As far as the content delivery and management is concerned the Mobile service companies have taken the lead. With Caller tunes, Music downloads, news update and what not, these service providers employ innovative marketing campaigns to sell their soft merchandise to the mobile owners connected to their networks. The revenues earned from the content sale is much more than the basic voice call call t services. Their Content management and delivery procesess and their link to the content suppliers is the best example of how the soft product supply chain works.
The biggest issue, one Apple doesn't have to deal, is what you mentioned, having control of the content supply chain, specially when you have an open structure.
Apple deals very well with content delivery because I controls everything but what can Android do? Problems that have come up lately (Skype, for instance) are a clear indication that they haven't solved that problem yet.
I agree SFO it's a great place to live, but too expensive unless your perform in Pear 39 with some of your best skills.
Talking about managing the software as a commodity Ive seen lately that companies such DELL have to emerge in that field also, they are good supplying hardware but now the techology trend is demanding more development in soiftware applications than they core bussines as the PC and Laptops.
in a few years most of the companes will require their our software develeopment department, however I'm not sure if sourcing for software will be considered a commodity or if should managed by the develepment teams.
Movies being delivered right to your TV, via the Internet. Software updates and new apps straight to your device. Hard to stand in the way, except to check off approvals. I guess there's some paperwork (or keyboard time) involved, but it's not the same route that a capacitor takes.
I think what we're getting at is that in addition to managing suppoly chain for the processors, high tech companies that are getting into the content and integrated solutions business also need to start managing the content that is being managed on those processors. There is now a parallel content product life cycle that high tech companies will need to consider as they move their businesses beyond just "boxes." This may not necessarily be as significant an issue for suppliers, however your point regarding embedded software illustrates how this can reach down through the supply chain as well.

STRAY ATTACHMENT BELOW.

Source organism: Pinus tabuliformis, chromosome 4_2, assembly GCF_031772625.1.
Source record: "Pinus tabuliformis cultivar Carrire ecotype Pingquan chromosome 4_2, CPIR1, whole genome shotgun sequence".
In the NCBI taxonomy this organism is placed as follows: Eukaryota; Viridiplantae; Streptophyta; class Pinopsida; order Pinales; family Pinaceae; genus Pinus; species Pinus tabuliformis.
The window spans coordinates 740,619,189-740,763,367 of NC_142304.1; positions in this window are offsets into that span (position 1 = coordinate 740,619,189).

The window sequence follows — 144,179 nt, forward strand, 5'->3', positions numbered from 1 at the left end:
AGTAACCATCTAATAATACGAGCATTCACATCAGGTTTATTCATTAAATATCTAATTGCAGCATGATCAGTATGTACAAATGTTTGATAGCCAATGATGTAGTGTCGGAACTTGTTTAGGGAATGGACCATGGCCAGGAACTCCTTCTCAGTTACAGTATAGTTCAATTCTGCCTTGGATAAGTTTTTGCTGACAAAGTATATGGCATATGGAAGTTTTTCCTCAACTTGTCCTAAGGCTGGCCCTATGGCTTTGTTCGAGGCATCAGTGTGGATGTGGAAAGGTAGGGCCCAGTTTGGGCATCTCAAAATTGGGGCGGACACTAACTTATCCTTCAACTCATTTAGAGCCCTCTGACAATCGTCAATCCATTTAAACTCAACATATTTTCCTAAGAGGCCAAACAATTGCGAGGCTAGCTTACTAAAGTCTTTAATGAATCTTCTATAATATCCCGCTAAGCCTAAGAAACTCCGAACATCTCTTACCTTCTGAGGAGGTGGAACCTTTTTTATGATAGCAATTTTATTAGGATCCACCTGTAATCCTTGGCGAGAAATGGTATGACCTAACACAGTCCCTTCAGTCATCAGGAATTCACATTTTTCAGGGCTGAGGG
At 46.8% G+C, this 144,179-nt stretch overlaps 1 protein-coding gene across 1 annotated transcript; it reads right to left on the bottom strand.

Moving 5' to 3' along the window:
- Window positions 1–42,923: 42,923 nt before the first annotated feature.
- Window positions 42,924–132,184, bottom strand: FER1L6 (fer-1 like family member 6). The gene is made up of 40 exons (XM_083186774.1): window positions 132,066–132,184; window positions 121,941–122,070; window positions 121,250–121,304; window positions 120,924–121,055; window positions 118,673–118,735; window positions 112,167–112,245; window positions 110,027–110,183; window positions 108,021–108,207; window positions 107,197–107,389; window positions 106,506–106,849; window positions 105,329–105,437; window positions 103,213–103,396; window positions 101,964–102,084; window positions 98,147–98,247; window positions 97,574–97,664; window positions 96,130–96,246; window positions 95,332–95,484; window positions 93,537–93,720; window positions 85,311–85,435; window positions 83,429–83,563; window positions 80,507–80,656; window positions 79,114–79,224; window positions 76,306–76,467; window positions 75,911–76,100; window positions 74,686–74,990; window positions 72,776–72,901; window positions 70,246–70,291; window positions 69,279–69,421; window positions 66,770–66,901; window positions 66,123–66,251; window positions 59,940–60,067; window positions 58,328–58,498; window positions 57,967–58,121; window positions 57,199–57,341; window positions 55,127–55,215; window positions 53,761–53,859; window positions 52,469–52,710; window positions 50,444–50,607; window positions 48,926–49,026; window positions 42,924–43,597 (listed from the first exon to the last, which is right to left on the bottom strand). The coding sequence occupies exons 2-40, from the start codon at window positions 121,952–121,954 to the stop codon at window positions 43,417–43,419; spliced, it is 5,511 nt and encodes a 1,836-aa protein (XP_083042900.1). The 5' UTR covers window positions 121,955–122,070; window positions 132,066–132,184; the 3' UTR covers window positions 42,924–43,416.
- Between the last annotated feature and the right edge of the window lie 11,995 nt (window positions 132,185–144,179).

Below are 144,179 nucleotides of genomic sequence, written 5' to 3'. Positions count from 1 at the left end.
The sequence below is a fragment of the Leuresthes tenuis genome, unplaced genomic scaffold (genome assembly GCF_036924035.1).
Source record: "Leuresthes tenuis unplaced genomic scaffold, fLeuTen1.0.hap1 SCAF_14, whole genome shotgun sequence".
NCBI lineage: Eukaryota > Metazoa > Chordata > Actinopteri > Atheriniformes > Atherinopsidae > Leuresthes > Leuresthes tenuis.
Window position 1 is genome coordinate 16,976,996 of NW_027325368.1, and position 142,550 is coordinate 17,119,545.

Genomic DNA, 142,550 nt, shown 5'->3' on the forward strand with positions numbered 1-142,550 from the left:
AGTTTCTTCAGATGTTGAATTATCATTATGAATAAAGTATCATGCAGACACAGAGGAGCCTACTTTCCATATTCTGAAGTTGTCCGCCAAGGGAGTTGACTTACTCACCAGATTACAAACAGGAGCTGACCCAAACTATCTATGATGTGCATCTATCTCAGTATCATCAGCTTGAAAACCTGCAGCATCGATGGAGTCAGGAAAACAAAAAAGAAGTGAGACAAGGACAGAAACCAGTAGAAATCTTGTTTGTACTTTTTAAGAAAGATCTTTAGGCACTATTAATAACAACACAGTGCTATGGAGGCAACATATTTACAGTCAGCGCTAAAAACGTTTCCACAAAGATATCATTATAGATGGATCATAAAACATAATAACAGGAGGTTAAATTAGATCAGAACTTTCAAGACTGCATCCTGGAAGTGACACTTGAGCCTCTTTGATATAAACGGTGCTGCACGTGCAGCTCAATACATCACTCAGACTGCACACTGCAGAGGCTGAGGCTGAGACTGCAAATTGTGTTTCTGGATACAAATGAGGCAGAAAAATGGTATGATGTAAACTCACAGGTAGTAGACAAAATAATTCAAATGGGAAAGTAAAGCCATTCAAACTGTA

Many semiconductor companies especially those manufacturing General Purpose processors, DSPs, Multimedia processors, FPGAs et al have at various points in time tried to consolidate the software expertise and sources. Key software development teams or individuals have been absorbed to ensure the "Supply" remains reliable. Does this sound like supply chain strategy of the Soft kind?
Well Bay area is undoubtedly the best place to live. The weather reamins awesome. I agree with many of your comments that companies who are dominant in one market wants to be the key shareholders in all that business matters in that industry. One way its and one way you ar e killing the competetion.
EBN Dialogue enables and encourages you to participate in live chats with notable leaders and luminaries. Not only editors and journalists, but the entire EBN community is able to comment and ask questions. Listed below are upcoming and archived chats.
Thailand Stages a Comeback Join EBN contributor Jennifer Baljko on Thursday August 23, 2012, at 11:00 a.m. EST for a live chat on how electronic manufacturers in Thailand have shored up their supply chain to reduce the impact of future natural disasters.
Microsoft Surface: Potential Winners & Losers What are the implications for the electronics industry supply chain of Microsoft Corp.'s decision to launch its own tablet PC? Join industry veteran and EE Times' systems and OEM expert Rick Merritt on Tuesday, July 3, at 12:00 pm EDT for a Live Chat on this subject.
Join EBN contributor Jennifer Baljko on Thursday August 23, 2012, at 11:00 a.m. EST for a live chat on how electronic manufacturers in Thailand have shored up their supply chain to reduce the impact of future natural disasters.
Peter Drucker famously said "Trying to predict the future is like trying to drive down a country road at night with no lights while looking out the back window." Yet in the razor's-edge world of electronics—with a lean supply chain and just-in-time demands—the need to know the future is vital.
While no one really can accurately predict the future, we can take guidance from another Drucker saying which is the best way to predict the future is to create it.
You've heard the saying "the No. 1 supply chain risk is your people." That hasn't always been the case. But today's complex global supply chain requires a new type of multitalented employee. It's one who understands, finance, marketing, economics, is savvy with technology, graceful with relationships and can think analytically.
Where are these people? Are universities properly preparing the next generation supply chain professionals? How do train your existing workforce for these new, demanding positions?
Brian Fuller, editor-in-chief of EBN, will lead a 60-minute Avnet Velocity panel discussion that will ask and answer these and other questions swirling around today's supply-chain talent challenges.